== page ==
In the short span of one weekend (or 48 hours), nimble creatives assemble each year to script, shoot, and edit a short film. Participants choose a genre on the first evening and are assigned elements like props, lines, or characters required to be in the movie. After the films are submitted, they premiere in front of an audience and judges to compete for prizes. The global competition is known as the 48 Hour Film Project, and it comes to Providence this month.
“This year’s festival is going to be amazing,” says Melinda “Mel” Rainsberger, the Providence 48 Hour Film Project (PVD48HRFP) city producer. “Last year’s filmmakers were creative, unique, and had some of the most interesting special effects. I hope the filmmakers bring that innovative energy back in 2023.”
Rainsberger started as a participant in 2007, a year after Providence joined the game. “Our film was called Failure in F Minor,” she recalls. After that first entry, Rainsberger continued to compete in Providence and several other competitions nationally for 10 years. “I fell in love with the energy and relationships that formed during that weekend.”
After a decade of being a contestant, Rainsberger was asked to be the city producer for Providence. In her first few years, she orchestrated the largest PVD48HRFP with over 60 attendees before taking a break. Two years later she returned to the helm, and she and her team have been busy planning this month’s event since last year’s showcase.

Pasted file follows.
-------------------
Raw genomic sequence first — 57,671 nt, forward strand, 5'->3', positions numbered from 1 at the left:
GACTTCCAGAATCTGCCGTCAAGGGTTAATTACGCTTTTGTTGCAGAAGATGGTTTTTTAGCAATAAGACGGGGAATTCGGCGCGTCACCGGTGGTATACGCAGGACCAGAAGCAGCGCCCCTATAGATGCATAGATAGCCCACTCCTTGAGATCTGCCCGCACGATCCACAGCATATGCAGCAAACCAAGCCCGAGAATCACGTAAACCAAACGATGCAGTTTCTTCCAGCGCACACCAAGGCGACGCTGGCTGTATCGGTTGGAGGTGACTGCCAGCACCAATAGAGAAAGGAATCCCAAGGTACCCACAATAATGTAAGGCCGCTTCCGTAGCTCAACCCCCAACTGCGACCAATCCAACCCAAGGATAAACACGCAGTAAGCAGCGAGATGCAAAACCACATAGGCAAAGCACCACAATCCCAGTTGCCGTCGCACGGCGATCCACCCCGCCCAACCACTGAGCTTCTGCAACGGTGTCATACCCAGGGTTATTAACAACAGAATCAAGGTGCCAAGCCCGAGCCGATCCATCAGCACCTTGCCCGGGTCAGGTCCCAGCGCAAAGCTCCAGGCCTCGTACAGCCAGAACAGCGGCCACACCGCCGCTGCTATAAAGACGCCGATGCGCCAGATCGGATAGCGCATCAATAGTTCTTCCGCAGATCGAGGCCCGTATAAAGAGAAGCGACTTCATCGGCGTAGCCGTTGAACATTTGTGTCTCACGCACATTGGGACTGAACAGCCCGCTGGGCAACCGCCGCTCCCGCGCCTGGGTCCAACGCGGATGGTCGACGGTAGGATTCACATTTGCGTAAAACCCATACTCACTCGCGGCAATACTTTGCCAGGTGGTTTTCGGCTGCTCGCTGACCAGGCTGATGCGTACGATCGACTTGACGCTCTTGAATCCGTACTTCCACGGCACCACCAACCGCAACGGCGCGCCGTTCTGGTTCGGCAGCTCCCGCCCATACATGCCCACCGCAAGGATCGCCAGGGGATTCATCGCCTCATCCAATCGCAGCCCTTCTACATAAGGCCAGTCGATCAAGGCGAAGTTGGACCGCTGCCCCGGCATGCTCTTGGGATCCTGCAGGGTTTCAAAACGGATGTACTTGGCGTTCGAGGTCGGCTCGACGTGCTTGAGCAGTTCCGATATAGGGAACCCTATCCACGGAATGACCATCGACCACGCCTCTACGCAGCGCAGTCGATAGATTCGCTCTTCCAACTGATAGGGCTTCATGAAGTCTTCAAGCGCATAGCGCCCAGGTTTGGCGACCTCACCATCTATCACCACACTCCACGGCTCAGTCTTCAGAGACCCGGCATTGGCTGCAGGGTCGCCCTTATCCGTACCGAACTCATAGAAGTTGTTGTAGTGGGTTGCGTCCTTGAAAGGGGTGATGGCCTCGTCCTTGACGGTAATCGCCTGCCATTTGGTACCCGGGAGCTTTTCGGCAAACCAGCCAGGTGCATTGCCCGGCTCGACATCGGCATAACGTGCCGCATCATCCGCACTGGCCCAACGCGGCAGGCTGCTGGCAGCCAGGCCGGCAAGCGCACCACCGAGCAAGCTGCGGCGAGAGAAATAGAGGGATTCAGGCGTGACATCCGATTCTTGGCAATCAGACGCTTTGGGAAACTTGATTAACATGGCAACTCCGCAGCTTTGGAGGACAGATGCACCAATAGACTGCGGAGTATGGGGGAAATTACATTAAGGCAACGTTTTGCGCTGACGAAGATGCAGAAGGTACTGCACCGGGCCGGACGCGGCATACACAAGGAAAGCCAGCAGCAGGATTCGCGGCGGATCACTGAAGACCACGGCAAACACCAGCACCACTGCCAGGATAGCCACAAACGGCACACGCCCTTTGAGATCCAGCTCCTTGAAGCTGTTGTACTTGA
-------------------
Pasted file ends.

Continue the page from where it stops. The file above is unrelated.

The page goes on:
Anyone, whether newbie or professional, can enter the competition. The weekend’s goal is to embrace the art of filmmaking for a fun and educational purpose. A team can be one person or the typical five to eight. According to Rainsberger, many teams are made up of families, novice film groups, and budding filmmakers. “If you go into 48 with the purpose to have fun and learn, you’ll have a great time,” she advises. This year’s competition will be held June 23-25 and interested teams must register no later than June 23 at noon. Once a team picks a genre at the kickoff, the clock starts.
The four- to seven-minute entries are submitted and viewed by judges for eligibility and prizes prior to the premier screening, which is open to the public and held July 11 at the Avon Cinema. Select films will receive prizes based on audience favorites and those selected by the judges. Up to three winners will receive cash prizes from $50-100, and other prizes include donations from local businesses. The team awarded Best in Providence will continue onto Filmapalooza 2024 in Lisbon, Portugal to compete
internationally with other 48 Hour Film Project finalists. Winners of Filmapoolza get their films screened at the Cannes Film Festival 2024 Short Film Corner.
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